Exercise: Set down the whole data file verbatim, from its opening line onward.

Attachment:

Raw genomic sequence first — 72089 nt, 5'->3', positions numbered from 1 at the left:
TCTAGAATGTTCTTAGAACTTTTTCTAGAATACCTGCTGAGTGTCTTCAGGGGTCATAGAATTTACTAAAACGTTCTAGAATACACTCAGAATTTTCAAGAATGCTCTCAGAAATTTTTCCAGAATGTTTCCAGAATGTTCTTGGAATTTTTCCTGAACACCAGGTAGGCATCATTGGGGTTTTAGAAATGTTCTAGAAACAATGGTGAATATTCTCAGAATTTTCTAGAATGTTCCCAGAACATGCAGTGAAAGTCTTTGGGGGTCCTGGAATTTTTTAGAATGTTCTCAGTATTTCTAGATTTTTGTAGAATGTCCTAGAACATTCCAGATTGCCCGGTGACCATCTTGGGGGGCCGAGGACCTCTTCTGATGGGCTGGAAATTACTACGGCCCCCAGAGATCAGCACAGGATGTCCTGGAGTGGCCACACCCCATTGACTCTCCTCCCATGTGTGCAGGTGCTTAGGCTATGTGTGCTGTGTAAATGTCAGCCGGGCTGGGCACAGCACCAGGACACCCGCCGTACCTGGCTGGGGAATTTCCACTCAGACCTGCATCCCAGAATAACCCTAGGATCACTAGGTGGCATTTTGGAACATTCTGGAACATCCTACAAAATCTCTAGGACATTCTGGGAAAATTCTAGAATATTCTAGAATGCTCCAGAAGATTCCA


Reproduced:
Raw genomic sequence first — 72089 nt, 5'->3', positions numbered from 1 at the left:
TCTAGAATGTTCTTAGAACTTTTTCTAGAATACCTGCTGAGTGTCTTCAGGGGTCATAGAATTTACTAAAACGTTCTAGAATACACTCAGAATTTTCAAGAATGCTCTCAGAAATTTTTCCAGAATGTTTCCAGAATGTTCTTGGAATTTTTCCTGAACACCAGGTAGGCATCATTGGGGTTTTAGAAATGTTCTAGAAACAATGGTGAATATTCTCAGAATTTTCTAGAATGTTCCCAGAACATGCAGTGAAAGTCTTTGGGGGTCCTGGAATTTTTTAGAATGTTCTCAGTATTTCTAGATTTTTGTAGAATGTCCTAGAACATTCCAGATTGCCCGGTGACCATCTTGGGGGGCCGAGGACCTCTTCTGATGGGCTGGAAATTACTACGGCCCCCAGAGATCAGCACAGGATGTCCTGGAGTGGCCACACCCCATTGACTCTCCTCCCATGTGTGCAGGTGCTTAGGCTATGTGTGCTGTGTAAATGTCAGCCGGGCTGGGCACAGCACCAGGACACCCGCCGTACCTGGCTGGGGAATTTCCACTCAGACCTGCATCCCAGAATAACCCTAGGATCACTAGGTGGCATTTTGGAACATTCTGGAACATCCTACAAAATCTCTAGGACATTCTGGGAAAATTCTAGAATATTCTAGAATGCTCCAGAAGATTCCA